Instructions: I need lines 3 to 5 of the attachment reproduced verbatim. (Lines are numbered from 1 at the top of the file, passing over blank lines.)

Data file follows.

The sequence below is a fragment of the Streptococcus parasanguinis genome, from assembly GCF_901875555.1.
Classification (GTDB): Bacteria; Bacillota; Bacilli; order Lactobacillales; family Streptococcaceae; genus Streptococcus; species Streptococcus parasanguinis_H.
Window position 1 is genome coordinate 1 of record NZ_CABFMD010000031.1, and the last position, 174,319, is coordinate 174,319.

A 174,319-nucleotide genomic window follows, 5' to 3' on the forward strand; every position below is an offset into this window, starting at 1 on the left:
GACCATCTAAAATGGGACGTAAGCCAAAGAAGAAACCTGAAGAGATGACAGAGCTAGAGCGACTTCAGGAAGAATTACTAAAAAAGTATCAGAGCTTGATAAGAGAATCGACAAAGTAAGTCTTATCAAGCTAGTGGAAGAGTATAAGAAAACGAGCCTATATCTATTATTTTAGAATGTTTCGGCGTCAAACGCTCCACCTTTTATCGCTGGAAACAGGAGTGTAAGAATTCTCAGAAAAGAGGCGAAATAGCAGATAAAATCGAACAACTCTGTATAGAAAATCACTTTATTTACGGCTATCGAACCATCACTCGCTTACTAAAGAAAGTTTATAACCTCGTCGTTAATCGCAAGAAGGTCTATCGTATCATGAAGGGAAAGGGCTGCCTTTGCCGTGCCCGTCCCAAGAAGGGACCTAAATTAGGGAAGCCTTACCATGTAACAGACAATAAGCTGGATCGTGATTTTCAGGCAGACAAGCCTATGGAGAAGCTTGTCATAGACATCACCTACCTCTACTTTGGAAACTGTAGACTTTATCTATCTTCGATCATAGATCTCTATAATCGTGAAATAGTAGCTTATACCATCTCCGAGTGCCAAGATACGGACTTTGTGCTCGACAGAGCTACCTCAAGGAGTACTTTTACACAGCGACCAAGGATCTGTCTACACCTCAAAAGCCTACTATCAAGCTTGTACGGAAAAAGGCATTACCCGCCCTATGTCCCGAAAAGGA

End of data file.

Window position 1 is genome coordinate 1 of record NZ_CABFMD010000031.1, and the last position, 174,319, is coordinate 174,319.

A 174,319-nucleotide genomic window follows, 5' to 3' on the forward strand; every position below is an offset into this window, starting at 1 on the left:
GACCATCTAAAATGGGACGTAAGCCAAAGAAGAAACCTGAAGAGATGACAGAGCTAGAGCGACTTCAGGAAGAATTACTAAAAAAGTATCAGAGCTTGATAAGAGAATCGACAAAGTAAGTCTTATCAAGCTAGTGGAAGAGTATAAGAAAACGAGCCTATATCTATTATTTTAGAATGTTTCGGCGTCAAACGCTCCACCTTTTATCGCTGGAAACAGGAGTGTAAGAATTCTCAGAAAAGAGGCGAAATAGCAGATAAAATCGAACAACTCTGTATAGAAAATCACTTTATTTACGGCTATCGAACCATCACTCGCTTACTAAAGAAAGTTTATAACCTCGTCGTTAATCGCAAGAAGGTCTATCGTATCATGAAGGGAAAGGGCTGCCTTTGCCGTGCCCGTCCCAAGAAGGGACCTAAATTAGGGAAGCCTTACCATGTAACAGACAATAAGCTGGATCGTGATTTTCAGGCAGACAAGCCTATGGAGAAGCTTGTCATAGACATCACCTACCTCTACTTTGGAAACTGTAGACTTTATCTATCTTCGATCATAGATCTCTATAATCGTGAAATAGTAGCTTATACCATCTCCGAGTGCCAAGATACGGACTTTGTGCTCGACAGAGCTACCTCAAGGAGTACTTTTACACAGCGACCAAGGATCTGTCTACACCTCAAAAGCCTACTATCAAGCTTGTACGGAAAAAGGCATTACCCGCCCTATGTCCCGAAAAGGA